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Much like the Mac vs. PC debates of a decade ago, the open-source web development community dukes it out over Wordpress vs. Joomla. In terms of sheer numbers of installations, Wordpress enjoys a substantial lead over Joomla and some of the other players in this space. As both users and developers, we completely understand some of the enthusiasm for Wordpress. 

It has long lived up to its promise of ease-of-use, it's design elegance, and a hyper-active developer community that provides a seeming endless number of templates and extensions.

I've deployed both Joomla and Wordpress sites, and my experience has given me some perspective in this debate. Simply put, Wordpress was, is, and remains primarily a blogging platform. Clients that want a site to mainly to disseminate news, observations, and other editorial content should choose it. 

Anyone who sings Wordpress's praises as a complete content management system is probably a coder adept at prying open the hood and making the engine do all kinds of things for which it was never really designed. This, however, does not describe the typical client or designer who simply wants to deploy a fully functioning system without having to monkey with the underlying code. 

Joomla is more of a true content management system. It can do blogging, though not as elegantly as Wordpress. On the other hand, Joomla's extension eco-system makes it — in our opinion — a far superior platform for serving broader types of content — from document archives and multi-media to product catalogs and property listings and more. In our experience, we also find it much easier to customize the structure of Joomla page layouts or add features without tinkering with the source code.

I began deploying Joomla sites at version 1.5, which admittedly had some major work-flow issues. The learning curve for administration was unacceptably steep for most people and training them required patience. However, I preferred Joomla then because of the greater control it gave administrators over their content.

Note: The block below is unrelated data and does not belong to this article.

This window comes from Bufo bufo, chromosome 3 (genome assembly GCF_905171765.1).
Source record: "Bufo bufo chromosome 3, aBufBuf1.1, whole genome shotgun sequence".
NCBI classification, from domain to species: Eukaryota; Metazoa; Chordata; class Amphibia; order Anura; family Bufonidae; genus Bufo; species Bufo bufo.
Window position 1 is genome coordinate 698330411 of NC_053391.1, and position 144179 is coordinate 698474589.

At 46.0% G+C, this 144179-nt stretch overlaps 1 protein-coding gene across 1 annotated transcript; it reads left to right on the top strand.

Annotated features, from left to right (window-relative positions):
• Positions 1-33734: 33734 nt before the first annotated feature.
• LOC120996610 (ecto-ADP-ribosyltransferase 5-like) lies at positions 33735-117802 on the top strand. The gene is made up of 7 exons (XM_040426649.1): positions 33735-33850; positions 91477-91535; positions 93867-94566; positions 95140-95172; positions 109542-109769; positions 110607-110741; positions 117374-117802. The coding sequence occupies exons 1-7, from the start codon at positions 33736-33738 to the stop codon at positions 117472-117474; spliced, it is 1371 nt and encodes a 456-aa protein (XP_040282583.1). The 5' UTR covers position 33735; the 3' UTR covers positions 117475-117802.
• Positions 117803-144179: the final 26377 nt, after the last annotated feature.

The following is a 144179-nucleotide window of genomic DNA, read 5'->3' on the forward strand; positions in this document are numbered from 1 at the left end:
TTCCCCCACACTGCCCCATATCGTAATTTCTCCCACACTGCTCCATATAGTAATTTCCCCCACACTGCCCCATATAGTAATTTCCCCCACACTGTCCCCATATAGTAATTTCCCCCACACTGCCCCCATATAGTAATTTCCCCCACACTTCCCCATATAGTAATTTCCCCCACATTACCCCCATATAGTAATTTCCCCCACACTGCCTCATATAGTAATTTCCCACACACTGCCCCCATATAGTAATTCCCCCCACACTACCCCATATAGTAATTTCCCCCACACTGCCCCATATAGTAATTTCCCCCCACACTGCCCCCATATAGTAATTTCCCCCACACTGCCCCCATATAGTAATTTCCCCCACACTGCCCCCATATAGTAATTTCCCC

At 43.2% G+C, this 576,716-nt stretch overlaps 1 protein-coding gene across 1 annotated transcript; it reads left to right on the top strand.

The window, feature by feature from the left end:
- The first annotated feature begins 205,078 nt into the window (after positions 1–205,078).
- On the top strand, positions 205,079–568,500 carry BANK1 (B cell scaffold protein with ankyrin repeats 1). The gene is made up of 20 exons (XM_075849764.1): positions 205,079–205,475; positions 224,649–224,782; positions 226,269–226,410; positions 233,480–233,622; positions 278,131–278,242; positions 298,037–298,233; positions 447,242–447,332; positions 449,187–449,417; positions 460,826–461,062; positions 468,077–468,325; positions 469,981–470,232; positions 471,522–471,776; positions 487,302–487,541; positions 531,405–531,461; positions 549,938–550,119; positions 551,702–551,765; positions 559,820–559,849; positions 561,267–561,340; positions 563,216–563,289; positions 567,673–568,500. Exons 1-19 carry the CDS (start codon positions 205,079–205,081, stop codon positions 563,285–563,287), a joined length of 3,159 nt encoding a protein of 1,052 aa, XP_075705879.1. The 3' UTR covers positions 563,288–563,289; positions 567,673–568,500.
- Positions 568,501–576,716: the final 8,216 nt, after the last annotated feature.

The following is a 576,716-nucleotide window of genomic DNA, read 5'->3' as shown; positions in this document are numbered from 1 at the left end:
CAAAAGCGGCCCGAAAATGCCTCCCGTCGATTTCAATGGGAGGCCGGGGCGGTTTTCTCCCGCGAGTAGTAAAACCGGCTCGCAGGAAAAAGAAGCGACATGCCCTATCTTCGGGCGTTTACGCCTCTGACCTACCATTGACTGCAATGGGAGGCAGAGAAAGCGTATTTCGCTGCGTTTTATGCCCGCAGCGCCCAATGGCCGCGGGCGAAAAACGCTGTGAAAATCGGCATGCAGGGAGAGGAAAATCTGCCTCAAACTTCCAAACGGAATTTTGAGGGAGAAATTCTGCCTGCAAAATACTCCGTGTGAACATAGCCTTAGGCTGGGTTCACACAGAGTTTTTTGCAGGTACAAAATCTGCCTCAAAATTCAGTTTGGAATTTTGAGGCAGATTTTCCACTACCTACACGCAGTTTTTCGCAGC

Since then, the Joomla community redoubled its efforts to improve Joomla and they have paid off. Joomla is now at version 3 with 3.1 now just arriving. Here are just a few of the improvements:

  • Vastly improved administration interface — Joomla has finally caught up with Wordpress in this regard. Just scratching the surface, the admin area includes better menu management, article management, and global configuration.
  • Automated updating system — Joomla can now apply its own security updates with a single click and it also allows extensions to do the same.
  • Access Control List — it is now possible to restrict users to very specific parts of the site, for both front and back end access
  • Simplified article categorization — No more Section/Category organization. Instead, you may organize your articles in categories with unlimited subcategories.
  • Access to modules from within the Menu options interface — no more going back and forth between the Menu configuration to the Modules configuration just to make changes and fine tune the settings.
  • Built-in "responsive design" — This allows for better page rendering on mobile devices without the need for a separate mobile-only site.

You will find a great deal more improvements at this link.

If you have a version 1.5 site, I strongly recommend upgrading as the Joomla community no longer supports it. Be advised that the conversion process from version 1.5 to version 3 is not automatic, but is instead a very manual multi-step process. If you think the time has come to upgrade, it might also be a good time to rethink the design and structure of the whole site.